Put some thought into the best spin for the type of audience you are reaching. You want to be everywhere, but not “all over the place.” Stay focused on the message and maintain the standards of your brand across whichever media you are using. Keep in mind that each media platform will reach different demographics in different ways and with varying levels of success.
This chart shows the different social media and messaging app users categorized by age (Source: Smart Insights).
4. Move Step-wise
The rise of the Internet and corresponding evolution of digital technology has created a revolution in media. It has been democratized because everyone can own a piece and put out their own messaging.
It can seem very overwhelming to try to delve into this new territory and master all the media platforms, but it can be done. You will need to develop an understanding of your audience, and then use commitment and creativity to find a strategy that works. The reach to which you can build your brand on YouTube, as well as other social media platforms, is limitless.
Yes, different audience types prefer different media platforms. Women love Pinterest and men probably don’t even have an account. Bloggers, well they are on blogs, and tech types or industry professionals are all about white papers.
It will feel overwhelming. As you learn about your audience, you will probably discover social media platforms you didn’t know much about when you started. At the same time, it would be a recipe for failure to try out everything at once. Trust that you will master them over time.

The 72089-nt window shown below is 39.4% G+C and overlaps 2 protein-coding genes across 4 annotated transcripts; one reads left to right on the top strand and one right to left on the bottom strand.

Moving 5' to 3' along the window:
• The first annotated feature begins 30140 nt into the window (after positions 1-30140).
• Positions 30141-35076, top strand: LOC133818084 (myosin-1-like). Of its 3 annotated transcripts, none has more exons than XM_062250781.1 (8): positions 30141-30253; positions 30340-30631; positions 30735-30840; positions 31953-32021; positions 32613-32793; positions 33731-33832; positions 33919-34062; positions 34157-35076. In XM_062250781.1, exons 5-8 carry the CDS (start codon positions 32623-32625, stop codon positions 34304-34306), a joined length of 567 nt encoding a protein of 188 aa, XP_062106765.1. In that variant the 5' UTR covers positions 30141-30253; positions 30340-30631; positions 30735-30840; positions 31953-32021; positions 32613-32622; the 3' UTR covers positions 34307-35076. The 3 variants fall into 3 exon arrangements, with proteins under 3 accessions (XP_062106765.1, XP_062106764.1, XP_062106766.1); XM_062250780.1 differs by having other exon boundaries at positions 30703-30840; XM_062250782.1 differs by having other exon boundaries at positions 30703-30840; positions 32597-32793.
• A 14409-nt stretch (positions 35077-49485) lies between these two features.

This is the recipe for how to grow your personal brand.
In summary, use the plan from above and develop a large piece of content. Then learn about your target audience and what media platform they are on. Repurpose your content to fit onto that platform, while maintaining standards and a solid brand message. Use metrics to measure your results and refine as necessary. Start with something that makes sense for your brand and get going.
As you master one media platform, learn about the next one and which of your audience members are there and how they consume content. Repurpose what you have for them, using what you have learned about them so far, and then execute as before. No major household brand was built in a day, and neither will yours.
But you must get started to make your brand one.
Charlotte McCleary is a message-centric brand strategist who works with the marketing teams of start-ups and young companies to streamline their market positioning and message. When not crafting blueprints for marketers she is a keynote speaker and personal branding coach. If you want to connect with Charlotte directly, reach out to her on social media.